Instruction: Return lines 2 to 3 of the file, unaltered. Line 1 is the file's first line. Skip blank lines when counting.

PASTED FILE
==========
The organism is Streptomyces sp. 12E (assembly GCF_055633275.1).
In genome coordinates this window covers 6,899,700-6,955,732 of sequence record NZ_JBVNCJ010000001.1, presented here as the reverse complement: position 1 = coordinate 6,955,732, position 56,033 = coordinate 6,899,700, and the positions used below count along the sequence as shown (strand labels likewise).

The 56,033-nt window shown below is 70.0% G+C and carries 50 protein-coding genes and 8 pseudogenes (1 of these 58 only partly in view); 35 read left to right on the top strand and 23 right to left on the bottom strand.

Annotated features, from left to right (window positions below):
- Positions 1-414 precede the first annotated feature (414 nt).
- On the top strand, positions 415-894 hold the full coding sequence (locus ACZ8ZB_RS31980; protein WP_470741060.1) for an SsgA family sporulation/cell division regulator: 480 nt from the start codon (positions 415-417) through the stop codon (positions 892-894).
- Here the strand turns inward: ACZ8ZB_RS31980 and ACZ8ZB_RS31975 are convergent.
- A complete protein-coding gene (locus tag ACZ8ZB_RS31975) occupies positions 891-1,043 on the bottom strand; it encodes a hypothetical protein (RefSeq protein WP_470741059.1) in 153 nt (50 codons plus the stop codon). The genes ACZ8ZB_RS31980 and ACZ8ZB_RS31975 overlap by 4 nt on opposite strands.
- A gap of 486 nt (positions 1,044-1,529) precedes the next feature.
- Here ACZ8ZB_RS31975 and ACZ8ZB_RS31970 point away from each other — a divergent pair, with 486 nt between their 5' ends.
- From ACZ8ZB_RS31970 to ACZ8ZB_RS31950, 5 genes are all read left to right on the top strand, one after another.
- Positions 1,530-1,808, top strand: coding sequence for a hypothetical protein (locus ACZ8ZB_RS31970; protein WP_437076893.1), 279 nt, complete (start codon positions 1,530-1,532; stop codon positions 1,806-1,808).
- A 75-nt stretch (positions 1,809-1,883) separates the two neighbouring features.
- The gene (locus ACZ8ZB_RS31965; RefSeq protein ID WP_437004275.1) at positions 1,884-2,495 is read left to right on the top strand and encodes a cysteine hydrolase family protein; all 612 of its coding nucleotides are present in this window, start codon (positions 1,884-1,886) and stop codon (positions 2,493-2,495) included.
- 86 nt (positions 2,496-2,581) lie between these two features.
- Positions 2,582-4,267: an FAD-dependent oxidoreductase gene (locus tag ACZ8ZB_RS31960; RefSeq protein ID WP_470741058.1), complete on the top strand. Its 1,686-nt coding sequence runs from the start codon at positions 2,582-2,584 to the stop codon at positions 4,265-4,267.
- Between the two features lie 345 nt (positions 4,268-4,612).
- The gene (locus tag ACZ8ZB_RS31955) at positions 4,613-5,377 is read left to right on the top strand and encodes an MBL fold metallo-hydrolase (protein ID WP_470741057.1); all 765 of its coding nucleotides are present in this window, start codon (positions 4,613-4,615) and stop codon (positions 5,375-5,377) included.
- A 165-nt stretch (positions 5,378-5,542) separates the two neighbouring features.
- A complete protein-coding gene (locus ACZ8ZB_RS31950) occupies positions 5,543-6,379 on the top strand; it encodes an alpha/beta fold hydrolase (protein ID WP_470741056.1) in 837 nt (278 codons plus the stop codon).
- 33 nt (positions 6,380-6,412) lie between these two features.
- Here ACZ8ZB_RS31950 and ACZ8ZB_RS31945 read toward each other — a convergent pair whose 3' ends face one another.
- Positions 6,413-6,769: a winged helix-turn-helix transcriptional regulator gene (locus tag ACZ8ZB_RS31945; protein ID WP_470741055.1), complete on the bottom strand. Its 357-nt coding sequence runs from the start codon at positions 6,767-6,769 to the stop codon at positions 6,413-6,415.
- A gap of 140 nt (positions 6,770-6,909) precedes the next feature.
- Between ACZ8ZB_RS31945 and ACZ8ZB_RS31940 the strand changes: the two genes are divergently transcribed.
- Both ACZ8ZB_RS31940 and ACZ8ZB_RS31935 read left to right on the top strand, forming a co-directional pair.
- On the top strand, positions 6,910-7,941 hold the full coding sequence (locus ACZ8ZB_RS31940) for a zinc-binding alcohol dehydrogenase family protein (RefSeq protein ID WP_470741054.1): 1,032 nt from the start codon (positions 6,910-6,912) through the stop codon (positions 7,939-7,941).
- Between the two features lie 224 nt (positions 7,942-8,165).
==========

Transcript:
In genome coordinates this window covers 6,899,700-6,955,732 of sequence record NZ_JBVNCJ010000001.1, presented here as the reverse complement: position 1 = coordinate 6,955,732, position 56,033 = coordinate 6,899,700, and the positions used below count along the sequence as shown (strand labels likewise).

The 56,033-nt window shown below is 70.0% G+C and carries 50 protein-coding genes and 8 pseudogenes (1 of these 58 only partly in view); 35 read left to right on the top strand and 23 right to left on the bottom strand.